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Partnering to Support Santa Barbara County Parents in the Search for High Quality Child Care

Photo Credit: First 5

Julio Ortega found himself feeling helpless looking for high quality and affordable child care for his three-year-old son, Abel. Ortega, who is a single parent, tried to find support everywhere. While he struggled to get by financially, his income was just over the limit that is required to qualify for government subsidized programs.

He reached out to Children’s Resource and Referral (CRR), the Santa Barbara County Education Office (SBCEO) and First 5 Santa Barbara County, which is an organization that supports the learning and health of children, prenatal through age five, and their families. With the guidance of these coordinated agencies in 2016, and the support of the Santa Barbara Foundation’s William and Lottie Daniel Child Care Scholarships, Ortega’s son was able to attend St. Mark’s Preschool. However, funding from the Daniel Fund and First 5 is competitive and limited. With the start of a new school year, Ortega found himself once again looking for financial support to help pay for child care.

“I would do anything and pay anything if possible to make sure that my son gets the best care, but I don’t know what I am going to do without the scholarship money this year,” said Ortega. “I am a single parent; rent is expensive, and I feel like I have gone everywhere to ask for help. People say that there is a ton of help, but I feel that it is not readily available and, at this point, I am starting to look into transitional housing to see if they will accept me and my son, so even if I cannot pay for housing, I can pay for quality care for my son.”

Ortega is not alone in the challenge of finding quality and affordable child care in Santa Barbara County. The average cost of care is between $10,000 and $16,000 for infants and between $9,000 and $12,000 for preschoolers annually. This range varies depending on whether the program is an in-home family child care provider or a center-based program.

“The cost for child care was so high that it was actually more cost effective for me to stay home when my daughter was born,” said Brandi Burnham, a mother of two. ”Otherwise, I was only working to pay for childcare and, at that point, we could not even afford quality center-based care, so it was just not worth it for me to keep working.”

When it comes to child care, it is not just the cost that matters, the quality of programs is also critically important. Research has consistently shown that children who attend high-quality programs achieve better outcomes.

“Children need high-quality child care to support their healthy brain and socio/emotional development. Parents need child care in order to go to work,” said Ben Romo, Executive Director of First 5. “This is both a child development issue and an economic issue. The Santa Barbara Foundation’s Daniel Fund fills a critical gap, supporting early learning and helping to keep families stable financially.”

Unfortunately, there are very few standards for quality in the state licensing of child care programs. State licensure is primarily concerned with health and safety. Thankfully, in Santa Barbara County a truly collaborative approach to quality improvement in child care settings has been underway for more than a decade. This effort - called Quality Counts - includes assessing programs, coaching them to standards of quality, supporting teacher training and education, and moving programs toward national accreditation. As a result, 43 percent of local center based programs are nationally accredited, compared to a state and national average of 6 percent.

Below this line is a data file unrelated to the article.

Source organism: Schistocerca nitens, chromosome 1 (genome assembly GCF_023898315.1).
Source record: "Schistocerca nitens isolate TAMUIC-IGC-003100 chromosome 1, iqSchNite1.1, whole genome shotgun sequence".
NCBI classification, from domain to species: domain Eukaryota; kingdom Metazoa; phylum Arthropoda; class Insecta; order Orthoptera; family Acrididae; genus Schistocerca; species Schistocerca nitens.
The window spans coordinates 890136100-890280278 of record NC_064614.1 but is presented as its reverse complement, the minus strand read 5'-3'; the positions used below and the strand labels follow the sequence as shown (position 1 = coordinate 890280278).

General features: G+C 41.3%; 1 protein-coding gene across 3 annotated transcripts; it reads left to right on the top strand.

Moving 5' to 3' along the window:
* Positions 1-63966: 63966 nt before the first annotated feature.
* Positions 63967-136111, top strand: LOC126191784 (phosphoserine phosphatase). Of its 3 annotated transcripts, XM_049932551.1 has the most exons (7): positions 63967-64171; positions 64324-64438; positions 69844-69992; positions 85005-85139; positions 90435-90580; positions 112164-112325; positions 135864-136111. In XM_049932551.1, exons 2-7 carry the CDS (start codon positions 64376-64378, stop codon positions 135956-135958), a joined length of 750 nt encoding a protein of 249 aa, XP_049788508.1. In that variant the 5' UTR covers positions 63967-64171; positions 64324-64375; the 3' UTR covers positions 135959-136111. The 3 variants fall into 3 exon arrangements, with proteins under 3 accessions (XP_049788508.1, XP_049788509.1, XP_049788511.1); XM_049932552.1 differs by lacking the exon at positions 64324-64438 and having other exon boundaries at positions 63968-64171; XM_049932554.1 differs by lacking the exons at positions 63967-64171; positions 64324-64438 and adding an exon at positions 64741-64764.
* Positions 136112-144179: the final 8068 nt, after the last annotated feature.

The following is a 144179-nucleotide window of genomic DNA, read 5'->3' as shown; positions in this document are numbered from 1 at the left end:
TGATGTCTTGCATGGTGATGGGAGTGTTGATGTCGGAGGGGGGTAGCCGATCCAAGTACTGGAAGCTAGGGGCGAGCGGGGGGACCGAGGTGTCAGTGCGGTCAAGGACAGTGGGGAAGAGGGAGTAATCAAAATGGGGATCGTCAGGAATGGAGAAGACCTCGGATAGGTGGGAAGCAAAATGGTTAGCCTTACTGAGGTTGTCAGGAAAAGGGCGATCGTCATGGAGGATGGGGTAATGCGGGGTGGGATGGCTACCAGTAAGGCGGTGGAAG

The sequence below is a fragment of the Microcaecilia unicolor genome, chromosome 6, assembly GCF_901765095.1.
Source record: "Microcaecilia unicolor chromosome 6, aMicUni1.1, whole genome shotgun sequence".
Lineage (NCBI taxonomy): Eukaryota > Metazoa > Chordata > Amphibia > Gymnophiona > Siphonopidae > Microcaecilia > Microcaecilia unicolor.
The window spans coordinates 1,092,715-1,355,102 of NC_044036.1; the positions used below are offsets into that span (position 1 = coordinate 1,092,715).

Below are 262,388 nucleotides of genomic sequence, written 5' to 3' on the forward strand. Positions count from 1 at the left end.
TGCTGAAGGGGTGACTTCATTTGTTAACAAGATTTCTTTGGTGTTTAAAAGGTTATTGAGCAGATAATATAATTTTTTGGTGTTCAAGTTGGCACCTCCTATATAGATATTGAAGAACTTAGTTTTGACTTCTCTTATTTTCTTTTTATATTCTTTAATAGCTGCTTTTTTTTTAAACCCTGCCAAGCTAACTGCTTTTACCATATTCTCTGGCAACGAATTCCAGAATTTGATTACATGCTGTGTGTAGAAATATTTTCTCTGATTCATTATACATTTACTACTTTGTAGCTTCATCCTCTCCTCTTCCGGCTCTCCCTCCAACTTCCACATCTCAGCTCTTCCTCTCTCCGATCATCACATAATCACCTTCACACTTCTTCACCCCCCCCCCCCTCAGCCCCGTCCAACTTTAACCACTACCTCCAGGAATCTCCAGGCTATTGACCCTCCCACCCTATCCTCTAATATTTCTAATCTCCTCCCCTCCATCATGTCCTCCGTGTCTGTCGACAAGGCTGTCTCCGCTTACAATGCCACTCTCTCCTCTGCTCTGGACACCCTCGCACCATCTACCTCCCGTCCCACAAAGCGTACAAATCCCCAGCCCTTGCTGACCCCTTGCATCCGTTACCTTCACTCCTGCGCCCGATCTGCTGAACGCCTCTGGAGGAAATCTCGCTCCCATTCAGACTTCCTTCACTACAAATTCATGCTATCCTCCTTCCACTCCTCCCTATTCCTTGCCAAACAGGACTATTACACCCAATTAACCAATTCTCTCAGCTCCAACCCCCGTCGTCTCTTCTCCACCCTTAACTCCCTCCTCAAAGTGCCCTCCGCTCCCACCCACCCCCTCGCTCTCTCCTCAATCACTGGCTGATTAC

This exciting work involves many key partners, but is primarily led by two agencies: the Santa Barbara County Education Office and Children’s Resource and Referral of Santa Barbara County. The Santa Barbara Foundation and First 5 have aligned their funding to support this collaborative approach to quality improvement. The Santa Barbara Women’s Fund and First 5 have also contributed substantially to support Children’s Resource and Referral’s work in expanding the number of licensed, in-home family child care providers.

However, while research shows that providing high-quality care for 0-5 year olds yields significant long-term benefits, many parents do not understand the importance of quality in child care settings. That said, most parents don’t even have a choice because finding placement for children is just as challenging as finding both quality and affordable care.

“My advice to new parents would be to start looking for child care now,” said Burnham. “I felt crazy when I was looking for child care when I was pregnant, but I am so happy that I did because we ended up on four different waitlists, and it took us a few years to find a space in a quality program where I felt that my girls were actually learning something and being cared for in a way that was improving their development.”

Aligning investments in the early years is one important way for funders to help address these important community needs.

“By investing strategically with other funders like First 5, we better ensure that taxpayer and philanthropic dollars are spent in the most impactful and efficient manner possible,” said Ron Gallo, President and CEO of the Santa Barbara Foundation. “Part of our role as a community foundation is to understand the broader system so we know where investments are most needed and where they will have the most impact.”

For more information about the Santa Barbara Foundation’s partnership with First Five and commitment to early childhood care and education, please contact Rubayi Estes, Director of Evaluation and Learning for the Santa Barbara Foundation at restes@sbfoundation.org.

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